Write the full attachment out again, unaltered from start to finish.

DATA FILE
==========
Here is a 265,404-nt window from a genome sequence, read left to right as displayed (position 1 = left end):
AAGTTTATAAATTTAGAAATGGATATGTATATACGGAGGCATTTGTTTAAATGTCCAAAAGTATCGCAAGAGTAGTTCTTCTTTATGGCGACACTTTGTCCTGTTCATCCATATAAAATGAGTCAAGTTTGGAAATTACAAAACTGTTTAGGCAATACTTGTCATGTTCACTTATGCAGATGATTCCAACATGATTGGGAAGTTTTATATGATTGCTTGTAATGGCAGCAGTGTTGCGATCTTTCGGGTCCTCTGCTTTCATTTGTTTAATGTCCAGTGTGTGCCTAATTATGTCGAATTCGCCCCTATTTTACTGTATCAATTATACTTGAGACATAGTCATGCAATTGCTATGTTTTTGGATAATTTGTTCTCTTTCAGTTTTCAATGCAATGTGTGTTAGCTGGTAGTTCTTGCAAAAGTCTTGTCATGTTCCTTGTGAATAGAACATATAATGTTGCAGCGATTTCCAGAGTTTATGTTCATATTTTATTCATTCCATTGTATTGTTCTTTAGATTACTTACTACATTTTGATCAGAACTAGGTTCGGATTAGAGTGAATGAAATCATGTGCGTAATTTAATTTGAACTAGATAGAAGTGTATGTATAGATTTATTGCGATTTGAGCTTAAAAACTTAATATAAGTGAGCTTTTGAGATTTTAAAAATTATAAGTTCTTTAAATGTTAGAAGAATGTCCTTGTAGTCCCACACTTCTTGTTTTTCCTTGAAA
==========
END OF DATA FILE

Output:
Here is a 265,404-nt window from a genome sequence, read left to right as displayed (position 1 = left end):
AAGTTTATAAATTTAGAAATGGATATGTATATACGGAGGCATTTGTTTAAATGTCCAAAAGTATCGCAAGAGTAGTTCTTCTTTATGGCGACACTTTGTCCTGTTCATCCATATAAAATGAGTCAAGTTTGGAAATTACAAAACTGTTTAGGCAATACTTGTCATGTTCACTTATGCAGATGATTCCAACATGATTGGGAAGTTTTATATGATTGCTTGTAATGGCAGCAGTGTTGCGATCTTTCGGGTCCTCTGCTTTCATTTGTTTAATGTCCAGTGTGTGCCTAATTATGTCGAATTCGCCCCTATTTTACTGTATCAATTATACTTGAGACATAGTCATGCAATTGCTATGTTTTTGGATAATTTGTTCTCTTTCAGTTTTCAATGCAATGTGTGTTAGCTGGTAGTTCTTGCAAAAGTCTTGTCATGTTCCTTGTGAATAGAACATATAATGTTGCAGCGATTTCCAGAGTTTATGTTCATATTTTATTCATTCCATTGTATTGTTCTTTAGATTACTTACTACATTTTGATCAGAACTAGGTTCGGATTAGAGTGAATGAAATCATGTGCGTAATTTAATTTGAACTAGATAGAAGTGTATGTATAGATTTATTGCGATTTGAGCTTAAAAACTTAATATAAGTGAGCTTTTGAGATTTTAAAAATTATAAGTTCTTTAAATGTTAGAAGAATGTCCTTGTAGTCCCACACTTCTTGTTTTTCCTTGAAA